Direct Link are specialists in customer-specific delivery solutions and the distribution of ecommerce goods to anywhere in the world. They deliver to every country worldwide and as part of PostNord, the largest provider of logistics solutions and geographical coverage in the Nordic countries, they cover 100% of the Nordic market by providing over 8000 PostNord branded service points.
Every year Direct Link conducts studies of the development of ecommerce in many different markets and has outlined some of the key steps you can take to create a supply chain based on relevant customer insights.
The rapid growth of ecommerce has opened new opportunities to address end customers directly. Building up an in-depth understanding of what drives end customers, and what they expect, is therefore essential for all retailers and e-retailers with ambitions of being front-runners. The right insight makes it possible to generate the right forecasts, develop the right assortment and optimise the customer experience. This, in turn, is a fundamental driving force in building up an efficient, smoothly functioning supply chain.
1: Take as your starting point the “new” customer
Startup companies have the advantage that their “original” business model is based directly on the new reality. The process is more complicated for established companies, as it demands an injection of innovation, and means that old structures and processes will most likely have to be reviewed and remodelled. Looking at customers and the market with new eyes can often help launch a new start. This, in turn, can result in the realisation that it is necessary to drop existing ideas about how things have been done in the past, or how the organisation is currently set up. You can learn a great deal by analysing successful competitors.
2: Build up a better understanding of what drives customers
Today, customer loyalty can only be built up by fulfilling expectations and living up to customers’ future requirements. The company’s quantitative surveys should be paired with qualitative interviews, conducted either by its employees or a third party, in order to provide a more nuanced and future-oriented assessment. Predictive analyses have become more common. These are based on huge volumes of data about behaviour, preferences, other external factors (insight from social media, but also weather forecasts and the like), and serve as foundations for predicting future needs and what implications these will have for the supply chain.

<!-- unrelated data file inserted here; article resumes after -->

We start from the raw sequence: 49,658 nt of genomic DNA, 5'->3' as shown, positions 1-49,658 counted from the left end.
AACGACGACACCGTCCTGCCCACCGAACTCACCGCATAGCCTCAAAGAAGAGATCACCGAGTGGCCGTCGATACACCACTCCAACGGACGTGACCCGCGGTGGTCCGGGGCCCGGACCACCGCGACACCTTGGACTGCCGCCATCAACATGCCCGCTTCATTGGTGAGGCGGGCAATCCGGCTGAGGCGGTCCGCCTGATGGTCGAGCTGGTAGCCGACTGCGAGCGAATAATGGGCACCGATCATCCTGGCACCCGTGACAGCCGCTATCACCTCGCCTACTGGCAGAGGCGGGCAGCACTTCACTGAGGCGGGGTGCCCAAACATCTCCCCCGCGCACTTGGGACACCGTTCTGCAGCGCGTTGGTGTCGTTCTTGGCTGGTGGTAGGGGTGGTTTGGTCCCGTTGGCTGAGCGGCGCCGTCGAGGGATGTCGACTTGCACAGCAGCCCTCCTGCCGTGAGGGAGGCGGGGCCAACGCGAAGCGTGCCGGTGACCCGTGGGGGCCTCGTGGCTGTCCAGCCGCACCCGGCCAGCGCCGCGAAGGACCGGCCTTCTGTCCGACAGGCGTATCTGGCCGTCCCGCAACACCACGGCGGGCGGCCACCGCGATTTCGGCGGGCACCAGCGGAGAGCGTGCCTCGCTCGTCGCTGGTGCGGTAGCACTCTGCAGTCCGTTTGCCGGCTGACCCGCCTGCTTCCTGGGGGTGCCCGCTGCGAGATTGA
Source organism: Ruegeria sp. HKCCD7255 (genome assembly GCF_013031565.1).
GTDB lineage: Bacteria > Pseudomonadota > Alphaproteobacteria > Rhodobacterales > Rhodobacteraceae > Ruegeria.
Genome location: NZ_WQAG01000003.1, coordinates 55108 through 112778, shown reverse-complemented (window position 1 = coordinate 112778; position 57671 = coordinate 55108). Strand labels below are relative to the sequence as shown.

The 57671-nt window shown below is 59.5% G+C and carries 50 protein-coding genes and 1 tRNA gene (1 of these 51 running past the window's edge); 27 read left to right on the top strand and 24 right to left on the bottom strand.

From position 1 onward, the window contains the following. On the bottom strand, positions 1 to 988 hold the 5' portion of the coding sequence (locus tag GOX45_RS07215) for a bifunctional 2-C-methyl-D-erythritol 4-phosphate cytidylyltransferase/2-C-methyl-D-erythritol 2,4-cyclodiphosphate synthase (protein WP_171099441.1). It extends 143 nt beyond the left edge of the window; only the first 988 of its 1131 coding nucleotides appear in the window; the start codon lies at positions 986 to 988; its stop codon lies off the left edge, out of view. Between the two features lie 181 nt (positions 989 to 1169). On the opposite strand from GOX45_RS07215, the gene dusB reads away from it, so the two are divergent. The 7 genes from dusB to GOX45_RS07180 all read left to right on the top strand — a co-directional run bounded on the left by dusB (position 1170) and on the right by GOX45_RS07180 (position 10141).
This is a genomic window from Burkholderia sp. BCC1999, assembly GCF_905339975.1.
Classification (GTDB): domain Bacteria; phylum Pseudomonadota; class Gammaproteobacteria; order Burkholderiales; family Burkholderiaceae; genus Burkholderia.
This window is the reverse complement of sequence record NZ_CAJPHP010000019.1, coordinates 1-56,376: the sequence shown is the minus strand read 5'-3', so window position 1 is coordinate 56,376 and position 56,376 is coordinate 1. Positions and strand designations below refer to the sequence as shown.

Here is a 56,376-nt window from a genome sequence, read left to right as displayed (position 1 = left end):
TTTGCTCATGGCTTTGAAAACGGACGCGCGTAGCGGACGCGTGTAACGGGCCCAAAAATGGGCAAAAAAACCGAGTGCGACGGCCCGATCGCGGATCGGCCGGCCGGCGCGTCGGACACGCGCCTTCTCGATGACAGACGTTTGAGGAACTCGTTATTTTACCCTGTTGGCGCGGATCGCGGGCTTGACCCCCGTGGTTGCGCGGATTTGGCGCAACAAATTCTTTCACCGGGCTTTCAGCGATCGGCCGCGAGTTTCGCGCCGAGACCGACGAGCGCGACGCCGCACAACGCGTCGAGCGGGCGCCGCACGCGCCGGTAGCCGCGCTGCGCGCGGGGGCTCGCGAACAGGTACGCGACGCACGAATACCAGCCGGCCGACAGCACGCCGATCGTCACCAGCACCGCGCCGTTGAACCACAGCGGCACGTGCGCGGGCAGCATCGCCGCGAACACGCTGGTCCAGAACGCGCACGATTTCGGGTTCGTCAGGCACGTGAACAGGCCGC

3: Reinforce the role of the logistics manager in the company
By taking customer insight as the starting point for how the business is to be run, you can create a new platform for your activities. Precisely how this is to be done in practice is a management issue. It may not be necessary to rejig the internal team, but it is important to remember that the game tactics have changed, so the roles are likely to be redefined. Everyone in the management team must agree on the direction to take, and the company will have to be (re)organised accordingly. It is also crucial to ensure that logistics issues – along with sales and marketing matters – are elevated to the management level. Adding the logistics manager to the management team helps integrate logistics issues naturally and seamlessly into business decisions.
4: Tear down the silos!
Internal silo thinking should be consigned to history. Different units and departments at the company need to work together and speak the same language. Marketing activities and the sales range must be synchronised with goods supply, and checked with the heads of finance and economy. Goods supply must be coordinated and planned to make sure that products are always at hand when customers send in orders, and that relevant delivery options can be presented. In many cases, this may require the involvement of partners and suppliers, which naturally ramps up requirements on planning and collaboration.
5: Test different hypotheses
The company management must ask itself a number of important questions:
|“What customer do we want?” “What requirements do they make?” “What experiences are important to them?” “Which channels do we need to use to communicate with them?” “Which channels do they want to use to make purchases?” “Which channels can we provide?” “Which regions do we need to cover?”
Based on the answers, it is possible to put together several different hypothetical business concepts. These, in turn, must be linked to projections:
|“What effect will the different options have on our business?”
“How do they affect our costs and our capital binding?”
This must then be translated into a logistics vision that spans all channels, because consumers expect options, problem-free deliveries, and positive experiences regardless of how they make their purchases.
6: Use KPIs as governing tools
KPIs that are actively used clarify how the supply chain is performing in relation to the stated goals. KPIs also send out clear signals about when changes have to be made, allowing companies to operate proactively and develop their supply chain so that it aligns with customers’ expectations. Which KPIs should a company use? There is naturally no “one size fits all” answer to this question. But understanding the difference between lagging and leading indicators is key. Lagging indicators show results over a period of time, leading indicators capture data that has an effect on an outcome, which makes them useful for predicting or anticipating an output.
Surveys reveal that companies which actively base their business on customer insights are more successful than other enterprises.